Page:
Rotations and the Cost of Production - PulsePoint
December 13, 2017
Pulses add multiple benefits to your cropping system
by Megan Madden
We all know canola-snow-canola is not a recommended rotation, but what is the ideal way to integrate pulses into a sustainable rotation? The trend of plant-based proteins, combined with the benefits of pulse crops in a rotation, has encouraged rowers to increase pulse acres across the Prairies. Researchers in Western Canada, in association with commodity groups such as Saskatchewan Pulse Growers (SPG), are taking efforts to understand the impact this change has on factors like soil water and nutrients, and implications of including pulses in rotations on soil biology and health.
Perhaps the most well-known benefit of growing pulses is the positive effect on nitrogen in the soil. Alberta Agriculture and Forestry states that pulses “provide a nitrogen benefit that can replace 10 to 15 kilograms of nitrogen per hectare.” Not only do pulse plants fix nitrogen from the atmosphere for their own requirement for optimal growth, but also leave some nitrogen in the soil. The nitrogen from the decaying roots and plant material of a harvested crop release nitrogen into the soil. The following crops benefit from the soil residual nitrogen through the growing season. This is important for a crop like wheat, which requires nitrogen available during the seed filling period to increase protein content and seed quality.
“Pulses provide significant benefits to crops that require nitrogen, which could be almost any crop,” says Sherrilyn Phelps, Agronomy Manager with SPG. “There are also non nitrogen benefits of including pulses in rotation.”
Manitoba Agricultural Services Corporation’s crop insurance data shows that flax does very well on pea stubble. Phelps suggests this is because flax forms associations with arbuscular mychorrhizal fungi in the soil, which helps the crop access nutrients. Pulses are also mycorrhizae compatible, so they stimulate these fungal organisms in the soil, making them available to the flax. Cereals are intermediate while canola does not form these associations, limiting that specific benefit, but total soil microbial population and biodiversity improve when pulses are included in crop rotation.
Research led by Dr. Yantai Gan and his team at the Swift Current Research and Development Centre, Agriculture and Agri- Food Canada (AAFC), has been studying various rotation systems. “In a 2017 publication, we showed that the inclusion of two or more pulses in four-year crop rotations caused a significant shift in the composition of the soil fungal community, a decrease in fungal diversity, and an increase in the proportion of fungal pathotrophs compared to continuous wheat or rotations with only one pulse crop,” says Gan.
However, depending on the pulse type, for example faba beans or chickpeas, which are partially resistant to Aphanomyces, two or more pulses in a rotation may offer a rotation benefit.
As the project leader, Gan indicated that microorganisms often interact with each other in the soil, and some beneficial microbes can inhibit disease-causing microbes. “Microbial communities in the soil, on the rhizosphere (for example, the soil attached on plant roots), and those within the surface of a root (called endophytic microorganisms) can function differently and the outcomes of the beneficial/pathogenic microbial interactions will have a real impact on the health of the soil,” Gan said. In designing a rotation, canola and pulses are both affected by sclerotinia. This should be considered if growing canola on pulse, or pulse on canola stubble.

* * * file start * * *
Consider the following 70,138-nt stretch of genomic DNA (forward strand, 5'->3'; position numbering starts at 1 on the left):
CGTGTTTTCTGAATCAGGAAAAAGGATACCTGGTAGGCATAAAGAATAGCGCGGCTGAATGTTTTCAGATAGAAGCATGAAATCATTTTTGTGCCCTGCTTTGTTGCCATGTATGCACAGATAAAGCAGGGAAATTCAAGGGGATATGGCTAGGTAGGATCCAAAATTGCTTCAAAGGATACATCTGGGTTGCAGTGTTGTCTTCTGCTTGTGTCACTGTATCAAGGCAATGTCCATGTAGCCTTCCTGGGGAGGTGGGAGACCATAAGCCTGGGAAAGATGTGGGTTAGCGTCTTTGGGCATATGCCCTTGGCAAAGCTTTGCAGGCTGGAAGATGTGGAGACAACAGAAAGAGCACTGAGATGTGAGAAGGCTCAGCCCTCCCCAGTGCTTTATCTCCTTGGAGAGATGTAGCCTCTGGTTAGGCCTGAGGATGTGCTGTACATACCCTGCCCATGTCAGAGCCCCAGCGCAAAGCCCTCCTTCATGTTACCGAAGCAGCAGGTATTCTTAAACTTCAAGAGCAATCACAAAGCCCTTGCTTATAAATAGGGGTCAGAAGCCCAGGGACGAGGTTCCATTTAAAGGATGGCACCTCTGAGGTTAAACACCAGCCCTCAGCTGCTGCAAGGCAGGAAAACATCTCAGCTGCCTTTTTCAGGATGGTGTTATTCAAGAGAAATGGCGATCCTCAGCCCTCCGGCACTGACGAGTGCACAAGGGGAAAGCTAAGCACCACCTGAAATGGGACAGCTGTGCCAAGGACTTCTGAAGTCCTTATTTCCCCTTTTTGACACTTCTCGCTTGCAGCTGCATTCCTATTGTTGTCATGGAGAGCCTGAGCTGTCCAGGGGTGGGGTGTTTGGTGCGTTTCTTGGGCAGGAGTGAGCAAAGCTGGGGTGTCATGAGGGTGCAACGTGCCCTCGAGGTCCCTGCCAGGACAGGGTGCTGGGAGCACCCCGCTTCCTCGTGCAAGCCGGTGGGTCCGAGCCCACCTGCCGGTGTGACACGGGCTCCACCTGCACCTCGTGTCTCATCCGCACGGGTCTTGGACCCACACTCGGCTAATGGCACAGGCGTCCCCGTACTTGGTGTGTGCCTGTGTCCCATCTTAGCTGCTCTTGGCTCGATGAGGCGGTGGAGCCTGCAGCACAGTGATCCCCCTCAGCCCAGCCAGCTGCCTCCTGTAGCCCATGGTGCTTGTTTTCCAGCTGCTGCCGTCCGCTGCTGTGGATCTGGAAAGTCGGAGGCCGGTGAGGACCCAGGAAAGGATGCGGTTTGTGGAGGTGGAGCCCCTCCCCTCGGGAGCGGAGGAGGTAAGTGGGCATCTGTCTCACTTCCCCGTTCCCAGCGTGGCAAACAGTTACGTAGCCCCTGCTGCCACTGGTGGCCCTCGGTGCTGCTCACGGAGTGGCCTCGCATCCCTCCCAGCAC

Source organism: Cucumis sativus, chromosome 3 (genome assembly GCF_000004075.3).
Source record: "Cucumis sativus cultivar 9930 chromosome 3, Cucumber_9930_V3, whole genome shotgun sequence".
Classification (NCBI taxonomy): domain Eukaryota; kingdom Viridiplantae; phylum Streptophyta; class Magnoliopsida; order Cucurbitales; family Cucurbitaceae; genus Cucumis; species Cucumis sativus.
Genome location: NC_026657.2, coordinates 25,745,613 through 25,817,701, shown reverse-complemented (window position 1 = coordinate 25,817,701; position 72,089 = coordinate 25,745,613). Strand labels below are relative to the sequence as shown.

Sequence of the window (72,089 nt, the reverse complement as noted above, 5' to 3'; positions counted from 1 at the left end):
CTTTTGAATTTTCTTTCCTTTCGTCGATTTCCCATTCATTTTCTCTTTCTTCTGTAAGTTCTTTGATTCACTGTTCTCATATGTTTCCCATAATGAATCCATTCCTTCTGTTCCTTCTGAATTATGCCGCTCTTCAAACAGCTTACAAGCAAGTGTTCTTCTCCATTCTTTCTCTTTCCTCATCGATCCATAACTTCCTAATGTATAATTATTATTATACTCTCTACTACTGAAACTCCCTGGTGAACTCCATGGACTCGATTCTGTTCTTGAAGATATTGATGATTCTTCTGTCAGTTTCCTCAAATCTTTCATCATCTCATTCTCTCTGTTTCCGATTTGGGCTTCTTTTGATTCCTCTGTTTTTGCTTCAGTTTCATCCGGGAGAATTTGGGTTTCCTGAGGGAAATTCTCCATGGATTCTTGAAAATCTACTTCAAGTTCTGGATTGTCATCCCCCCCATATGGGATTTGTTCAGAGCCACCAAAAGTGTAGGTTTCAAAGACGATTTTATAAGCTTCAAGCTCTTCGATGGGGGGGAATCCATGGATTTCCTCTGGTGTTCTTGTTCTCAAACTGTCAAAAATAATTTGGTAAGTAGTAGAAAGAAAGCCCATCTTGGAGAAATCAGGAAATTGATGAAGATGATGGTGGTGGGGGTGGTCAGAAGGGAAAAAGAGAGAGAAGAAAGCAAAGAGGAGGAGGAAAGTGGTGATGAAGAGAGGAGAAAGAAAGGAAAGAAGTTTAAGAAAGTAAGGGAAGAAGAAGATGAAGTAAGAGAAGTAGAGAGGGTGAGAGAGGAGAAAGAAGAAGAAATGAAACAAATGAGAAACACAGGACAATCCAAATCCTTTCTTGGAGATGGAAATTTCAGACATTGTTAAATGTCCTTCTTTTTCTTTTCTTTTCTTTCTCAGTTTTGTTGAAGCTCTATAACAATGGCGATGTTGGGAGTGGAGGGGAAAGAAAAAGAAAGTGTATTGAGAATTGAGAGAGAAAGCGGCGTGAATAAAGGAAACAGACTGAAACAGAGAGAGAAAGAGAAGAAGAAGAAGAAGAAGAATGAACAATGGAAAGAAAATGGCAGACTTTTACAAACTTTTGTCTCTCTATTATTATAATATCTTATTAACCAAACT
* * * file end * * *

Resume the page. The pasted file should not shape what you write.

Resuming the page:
“Cereals are ideal prior to pulses,” says Phelps. She recommends growing cereals prior to pulses offers the best weed control for the following year’s pulses. “Pulses can perform well when grown on canola stubble with no-till management” says Gan.
However, volunteer canola management is important if grown prior to a pulse, whereas volunteer cereal control is well established in most pulse crops. Dodsland area farmer Jeff Bennett incorporates lentils into a cereal and oilseed rotation for exactly that reason. “Lentils are a great fit to allow greater flexibility of herbicides,” he says. “It is also a benefit not to rely solely on two crops for income. The year break from buying nitrogen is nice too.” While currently known benefits are primarily nitrogen and fertility related, pulses like peas and lentils are good in a rotation due to their short growing seasons, which leaves more residual soil water in the ground for the subsequent year’s crop. This is a significant advantage in dry soil areas. Conversely — faba beans can help draw down moisture in areas where it is excessive as they are longer in maturity.
Early harvest with some pulses also opens the option of adding winter cereals to a rotation, but the lack of stubble with pulse crops could be a concern for maintaining snow cover and assisting with winter survival.
An AAFC Swift Current research project studied 14 different rotation systems with variable levels of pulse intensity from 2010 to 2016. The four-year rotations included field peas, lentils, and chickpeas from zero to three times with wheat. Peas and lentils before wheat, or the rotation systems with peas or lentils included more than once in the rotations, had the highest residual soil water and nitrogen in the 30-90 centimetre depths. Peas and lentils before the wheat increased the grain yield of the wheat by 26 per cent (peas) and 18 per cent (lentils), compared to continuous wheat.
Regardless of the reason for incorporating a pulse into your rotation, you will gain benefit both in the cropping season, and the subsequent ones, especially when other factors such as disease and weed control are managed properly.